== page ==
23. American Girl Dolls

Patrick Cox, H-NET President-Elect and Editor's picture
 

 

Contributor: Brigitte Fielder

Assistant Professor of Comparative Literature and Folklore Studies

University of Wisconsin-Madison

 

Since their introduction in 1986, American Girl dolls have become a prominent marker of American Childhood's implications in American consumerism. Often critiqued for their high cost and the consumer culture produced by their wide range of accessories, American Girl has created a brand that simultaneously constructs the notion of American girlhood that it markets. The company's original and continued main focus on a line of historically-contextualized dolls that are accompanied by series of historical fiction books about each character, illustrate what Robin Bernstein has argued is a long-lived and close relationship between children's literary and material culture. Through these stories, the American Girl characters become models of American girlhood, widely construed, as these characters push against and even break more common understandings of America's national, temporal and geographic boundaries.


In this sense, American Girl is inclusive, encompassing characters who are hardly “American” in the conventional, national, sense – Kaya, the Nimíipuu/Nez Perce girl from an era before contact with white settler-colonists; Felicity, a colonist whose story starts before the founding of the American nation; Kirsten, a Swedish immigrant whose story begins before she reaches America; Addy, an enslaved African-American girl; Josefina, a girl from a part of Mexico that would only become American after the Mexican-American War. Through such characters, American Girl creates this vision of inclusive, multiculturalist, American girlhood, even as it creates products that are accessible only to girls of relative wealth and problematically relegates the majority of its (relatively few) nonwhite characters to a past before the turn of the twentieth century. It also creates a model of Americanness that is inherently expansionist in its ability to make these historically set characters “American Girls” retroactively, based on later notions of inclusion, citizenship, and the geographical bounds of the American nation.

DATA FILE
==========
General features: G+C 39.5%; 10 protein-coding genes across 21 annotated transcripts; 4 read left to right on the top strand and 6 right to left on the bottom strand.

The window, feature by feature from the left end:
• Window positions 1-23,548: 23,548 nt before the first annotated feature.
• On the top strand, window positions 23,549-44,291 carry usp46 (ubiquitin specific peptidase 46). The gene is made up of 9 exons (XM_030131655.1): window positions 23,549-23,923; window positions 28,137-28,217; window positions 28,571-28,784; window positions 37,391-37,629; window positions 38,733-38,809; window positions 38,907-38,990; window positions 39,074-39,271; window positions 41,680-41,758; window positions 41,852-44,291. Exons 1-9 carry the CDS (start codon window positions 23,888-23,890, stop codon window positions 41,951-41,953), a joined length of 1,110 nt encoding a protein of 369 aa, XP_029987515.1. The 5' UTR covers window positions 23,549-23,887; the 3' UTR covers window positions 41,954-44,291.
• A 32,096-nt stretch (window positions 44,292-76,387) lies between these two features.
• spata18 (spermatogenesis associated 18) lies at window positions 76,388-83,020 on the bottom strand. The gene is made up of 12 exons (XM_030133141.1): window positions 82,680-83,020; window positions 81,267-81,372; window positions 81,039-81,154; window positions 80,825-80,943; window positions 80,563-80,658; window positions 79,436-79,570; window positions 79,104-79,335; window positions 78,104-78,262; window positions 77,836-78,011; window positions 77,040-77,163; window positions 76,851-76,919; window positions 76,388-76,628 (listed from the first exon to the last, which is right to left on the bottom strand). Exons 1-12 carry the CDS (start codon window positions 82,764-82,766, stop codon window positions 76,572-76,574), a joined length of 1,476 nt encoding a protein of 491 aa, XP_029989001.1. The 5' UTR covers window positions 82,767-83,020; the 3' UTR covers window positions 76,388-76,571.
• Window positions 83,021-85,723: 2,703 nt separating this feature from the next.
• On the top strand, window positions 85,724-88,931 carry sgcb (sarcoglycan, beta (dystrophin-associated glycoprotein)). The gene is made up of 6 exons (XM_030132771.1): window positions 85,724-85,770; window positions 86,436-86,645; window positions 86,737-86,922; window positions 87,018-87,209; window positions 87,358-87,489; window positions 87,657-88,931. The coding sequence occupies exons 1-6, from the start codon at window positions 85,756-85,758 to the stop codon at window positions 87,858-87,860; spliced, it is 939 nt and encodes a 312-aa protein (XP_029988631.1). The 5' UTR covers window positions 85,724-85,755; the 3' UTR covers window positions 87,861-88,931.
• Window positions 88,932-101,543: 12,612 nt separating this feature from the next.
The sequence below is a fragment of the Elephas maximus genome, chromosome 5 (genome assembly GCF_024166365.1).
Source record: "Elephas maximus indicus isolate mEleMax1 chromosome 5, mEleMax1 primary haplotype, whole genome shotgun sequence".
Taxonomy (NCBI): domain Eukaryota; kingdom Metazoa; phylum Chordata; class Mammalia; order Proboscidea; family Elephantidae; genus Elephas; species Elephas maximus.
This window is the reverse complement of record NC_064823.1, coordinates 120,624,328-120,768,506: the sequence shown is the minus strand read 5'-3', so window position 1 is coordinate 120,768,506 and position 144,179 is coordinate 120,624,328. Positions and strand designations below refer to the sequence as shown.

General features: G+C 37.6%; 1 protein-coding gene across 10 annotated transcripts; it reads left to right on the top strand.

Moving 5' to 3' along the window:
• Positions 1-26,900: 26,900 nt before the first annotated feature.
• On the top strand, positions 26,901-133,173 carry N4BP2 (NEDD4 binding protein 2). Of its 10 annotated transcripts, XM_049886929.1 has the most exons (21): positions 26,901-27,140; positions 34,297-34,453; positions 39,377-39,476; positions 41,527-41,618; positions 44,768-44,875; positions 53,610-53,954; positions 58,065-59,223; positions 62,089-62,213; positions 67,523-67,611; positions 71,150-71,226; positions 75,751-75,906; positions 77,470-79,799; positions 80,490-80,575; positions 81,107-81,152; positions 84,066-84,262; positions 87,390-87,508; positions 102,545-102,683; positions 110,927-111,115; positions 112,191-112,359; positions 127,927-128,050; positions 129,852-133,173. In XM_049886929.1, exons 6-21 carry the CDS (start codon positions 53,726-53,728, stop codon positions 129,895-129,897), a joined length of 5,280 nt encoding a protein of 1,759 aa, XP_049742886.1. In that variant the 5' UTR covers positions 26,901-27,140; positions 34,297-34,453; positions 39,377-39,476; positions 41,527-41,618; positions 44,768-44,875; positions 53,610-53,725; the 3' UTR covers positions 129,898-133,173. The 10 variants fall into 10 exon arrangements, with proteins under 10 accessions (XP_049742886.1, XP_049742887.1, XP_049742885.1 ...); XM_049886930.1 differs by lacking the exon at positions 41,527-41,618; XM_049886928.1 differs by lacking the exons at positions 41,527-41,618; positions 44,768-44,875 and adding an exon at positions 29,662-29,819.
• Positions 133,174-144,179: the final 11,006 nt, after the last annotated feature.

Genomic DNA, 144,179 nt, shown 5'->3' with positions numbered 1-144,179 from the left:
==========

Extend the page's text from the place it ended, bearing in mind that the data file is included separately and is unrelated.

American Girl, in addition to making a product that works to construct the notion of “girlhood” along intersections of gender, race, class, and history, also produces a metacommentary on dolls and their historical associations with notions of girlhood in America. The historical character dolls have dolls of their own, which reflect their specific historical and cultural contexts. The wealthy Samantha has a porcelain doll, with a pink lace dress; Kaya, the American Girl belonging to the Nimíipuu or Nez Perce tribe, has a doll that comes with a cradleboard; Addy, a formerly-enslaved girl, has a doll with a dark-fabric skin and short, black yarn hair; Cécile, a free gen de couleur from mid-nineteenth century New Orleans, has a set of paper dolls made in the image of Jenny Lind, a famous actress of the era. These dolls’ dolls further inscribe doll ownership and play onto practices of American girlhood by making this practice a part of the stories whose characters are then translated into the dolls with which their customers will play.

 

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Categories: AC25

 American Girl dolls started off with stories, and even hired historians to write them. But in recent years, those dolls are being retired,  and fewer new ones added. Instead what is happening is that the dolls that are purchased are the custom combinations "To look like Me."  The history dolls are less popular. This trend has increased in the last 5 years. Most of the books aren't going out of print, but they have been repackaged. 

While I agree with Brigitte's analysis that the American Girls is immersive in its consumer culture, I also think they can instigate initiative by parents and girls.  I played with Felicity when I was younger, but a large part of my memories involved learning to sew from my mother who very patiently involved me and my father who crafted his version of a rope bed. At the time, my parents did say it was because of finances, I now think it was because of the activity we could do together. Equally interesting perhaps are the Simplicity patterns for 18" dolls, which appealed to American Girl doll owners because of their historical patterns. This is not to say that American Girl dolls are unique in providing oportunities for learning to sew.

In response to Cheryl, I think it might be more than five years ago, I remember the looks like me back in the catalogue a few years after I got mine in 1992. Nonetheless, your observation is interesting, especially the repackaging of the books.